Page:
The increasing use of social media presents unique opportunities and challenges for lawyers and judges alike in litigation. Social networking sites such as Facebook have become a tool for gleaning information about a plaintiff’s circumstances. In an action in which the claimant’s physical and mental ability to carry out tasks of daily living, to work, and to enjoy leisure activities are in issue, the information gained from user-posted photos and comments can be remarkable.
On Facebook, a user may choose to make her profile information public, but more commonly will restrict the profile information to Facebook “friends.” The challenge in document production arises when a party’s Facebook profile is private.
Plaintiffs opposing production typically raise privacy as their chief concern. The courts have rejected the privacy argument on the grounds the plaintiff has already shared the information or images with, typically, several hundred “friends”: see Frangione v. Verdongen and Re McDonnell.
The first case to deal squarely with pre-hearing production of the contents of a Facebook profile was the Ontario Superior Court in 2007’s Murphy v. Perger. The plaintiff brought an action for general damages for pain and suffering and loss of enjoyment of life resulting from a motor vehicle accident. The defendant sought production of photos of the plaintiff posted to her private Facebook profile. The photos were found to be documents within the meaning of the discovery rule and, to the extent they related to matters in issue, their existence had to be disclosed by the plaintiff. The plaintiff was ordered to provide the defence with copies of her Facebook profile.
Leduc v. Roman took a more cautious approach in ordering production of the plaintiff’s Facebook profile. The plaintiff brought an action for injuries arising from a motor vehicle accident. He claimed his enjoyment of life was diminished and he was no longer able to play sports. The plaintiff did not list his Facebook profile in his affidavit of documents and the defendant discovered it in a passing reference made during an expert medical examination. The plaintiff’s Facebook profile was entirely private, yet the plaintiff was not permitted to hide behind these privacy controls. In 2009, the judge ordered the defence be given the opportunity to cross-examine the plaintiff about the kind of content posted on his Facebook profile to determine whether that content was relevant to the material issues in the action.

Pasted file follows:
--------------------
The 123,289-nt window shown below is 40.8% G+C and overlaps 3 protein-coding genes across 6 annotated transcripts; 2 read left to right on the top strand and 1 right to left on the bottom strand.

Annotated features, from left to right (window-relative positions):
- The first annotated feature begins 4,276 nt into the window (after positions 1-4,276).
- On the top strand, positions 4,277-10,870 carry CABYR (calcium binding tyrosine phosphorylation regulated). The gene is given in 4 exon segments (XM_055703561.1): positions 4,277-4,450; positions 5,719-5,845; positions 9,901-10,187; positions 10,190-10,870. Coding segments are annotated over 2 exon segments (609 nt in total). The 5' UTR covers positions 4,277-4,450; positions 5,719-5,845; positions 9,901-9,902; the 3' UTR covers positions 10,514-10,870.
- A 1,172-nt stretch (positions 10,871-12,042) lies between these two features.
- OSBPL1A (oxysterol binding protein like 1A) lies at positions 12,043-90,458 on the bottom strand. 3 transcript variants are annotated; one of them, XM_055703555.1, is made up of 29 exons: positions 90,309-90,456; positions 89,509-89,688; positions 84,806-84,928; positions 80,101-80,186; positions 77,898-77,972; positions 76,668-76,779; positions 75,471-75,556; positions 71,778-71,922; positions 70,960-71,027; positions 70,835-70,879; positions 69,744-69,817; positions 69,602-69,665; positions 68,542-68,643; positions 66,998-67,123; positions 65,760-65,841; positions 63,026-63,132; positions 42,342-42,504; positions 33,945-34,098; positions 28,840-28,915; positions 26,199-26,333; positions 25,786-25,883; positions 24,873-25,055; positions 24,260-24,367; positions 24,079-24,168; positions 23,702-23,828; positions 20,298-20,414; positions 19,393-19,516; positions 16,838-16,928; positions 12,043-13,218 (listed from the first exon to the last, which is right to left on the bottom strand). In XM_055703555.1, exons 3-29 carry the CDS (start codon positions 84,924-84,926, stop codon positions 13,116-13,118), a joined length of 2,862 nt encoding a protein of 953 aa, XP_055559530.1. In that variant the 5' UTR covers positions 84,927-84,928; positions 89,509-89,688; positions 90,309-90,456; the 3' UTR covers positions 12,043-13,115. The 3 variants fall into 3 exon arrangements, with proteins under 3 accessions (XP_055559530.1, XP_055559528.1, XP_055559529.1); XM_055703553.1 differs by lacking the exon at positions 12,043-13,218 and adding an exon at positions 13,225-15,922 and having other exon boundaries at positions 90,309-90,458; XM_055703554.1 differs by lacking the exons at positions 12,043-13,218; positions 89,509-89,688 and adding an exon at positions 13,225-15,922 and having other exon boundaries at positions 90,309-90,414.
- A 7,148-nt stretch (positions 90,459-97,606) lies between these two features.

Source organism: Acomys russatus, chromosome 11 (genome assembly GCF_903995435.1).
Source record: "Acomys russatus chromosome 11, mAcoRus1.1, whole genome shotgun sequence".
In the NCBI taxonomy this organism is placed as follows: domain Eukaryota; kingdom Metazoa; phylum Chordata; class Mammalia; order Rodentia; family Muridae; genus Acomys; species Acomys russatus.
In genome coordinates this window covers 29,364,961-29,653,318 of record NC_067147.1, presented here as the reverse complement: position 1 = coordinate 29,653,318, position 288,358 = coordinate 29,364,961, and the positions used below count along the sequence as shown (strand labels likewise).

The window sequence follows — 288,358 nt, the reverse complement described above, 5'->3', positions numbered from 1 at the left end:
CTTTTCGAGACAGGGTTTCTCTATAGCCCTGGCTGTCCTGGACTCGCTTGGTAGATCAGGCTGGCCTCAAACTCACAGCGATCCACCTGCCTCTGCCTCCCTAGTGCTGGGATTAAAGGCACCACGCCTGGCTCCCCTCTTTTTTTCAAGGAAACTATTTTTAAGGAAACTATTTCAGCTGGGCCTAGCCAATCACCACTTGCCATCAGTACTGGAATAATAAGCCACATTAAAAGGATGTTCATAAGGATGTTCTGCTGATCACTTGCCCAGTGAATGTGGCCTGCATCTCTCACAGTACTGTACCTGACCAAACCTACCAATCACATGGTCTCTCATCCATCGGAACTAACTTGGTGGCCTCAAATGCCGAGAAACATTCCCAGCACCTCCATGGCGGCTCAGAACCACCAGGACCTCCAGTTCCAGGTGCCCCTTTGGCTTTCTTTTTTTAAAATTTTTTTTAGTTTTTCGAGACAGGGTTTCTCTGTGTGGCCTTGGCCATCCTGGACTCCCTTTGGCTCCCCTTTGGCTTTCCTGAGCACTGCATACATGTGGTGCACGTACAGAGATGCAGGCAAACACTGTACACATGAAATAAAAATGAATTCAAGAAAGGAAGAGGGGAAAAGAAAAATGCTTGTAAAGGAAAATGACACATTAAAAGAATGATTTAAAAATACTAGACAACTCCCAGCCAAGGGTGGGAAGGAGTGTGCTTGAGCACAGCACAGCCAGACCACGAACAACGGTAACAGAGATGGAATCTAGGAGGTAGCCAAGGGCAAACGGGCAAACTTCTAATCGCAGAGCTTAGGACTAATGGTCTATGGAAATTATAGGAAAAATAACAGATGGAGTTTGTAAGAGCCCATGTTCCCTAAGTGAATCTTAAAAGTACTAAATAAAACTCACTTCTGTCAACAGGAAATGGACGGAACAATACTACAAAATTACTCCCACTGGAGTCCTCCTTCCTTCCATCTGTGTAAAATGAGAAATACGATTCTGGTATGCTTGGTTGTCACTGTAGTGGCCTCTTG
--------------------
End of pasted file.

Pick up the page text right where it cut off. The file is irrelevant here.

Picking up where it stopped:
In another 2009 case, Wice v. Dominion of Canada, the plaintiff’s ability to function was in issue. The defendant had produced evidence demonstrating there were relevant photographs of the plaintiff participating in social activities posted on his Facebook profile. This fact, coupled with the inference to be drawn from the nature of Facebook that other relevant documents were likely to be included in the plaintiff’s profile, was enough to support an order for a further and better Affidavit of Documents. Justice Cary Boswell ordered the plaintiff to include in his affidavit relevant documents contained in his Facebook and other similar accounts. He was also ordered to preserve any and all information and documentation in his Facebook and similar accounts for the duration of the litigation.
In 2010’s Frangione, the plaintiff, in opposing production, argued there was sufficient medical evidence to counteract any need for his own documents. Master Lou Ann Pope was hesitant to exclude an entire body of evidence such as that found on a plaintiff’s Facebook profile merely because there was another more credible body of evidence such as medical reports. The master concluded at the discovery stage of proceedings it was important to produce all potentially relevant evidence — a trial judge would ultimately decide the relevance of any particular document when the evidence was before the court. The plaintiff was ordered to preserve all material on his Facebook profile and produce all his Facebook material, including any postings, correspondence, and photographs.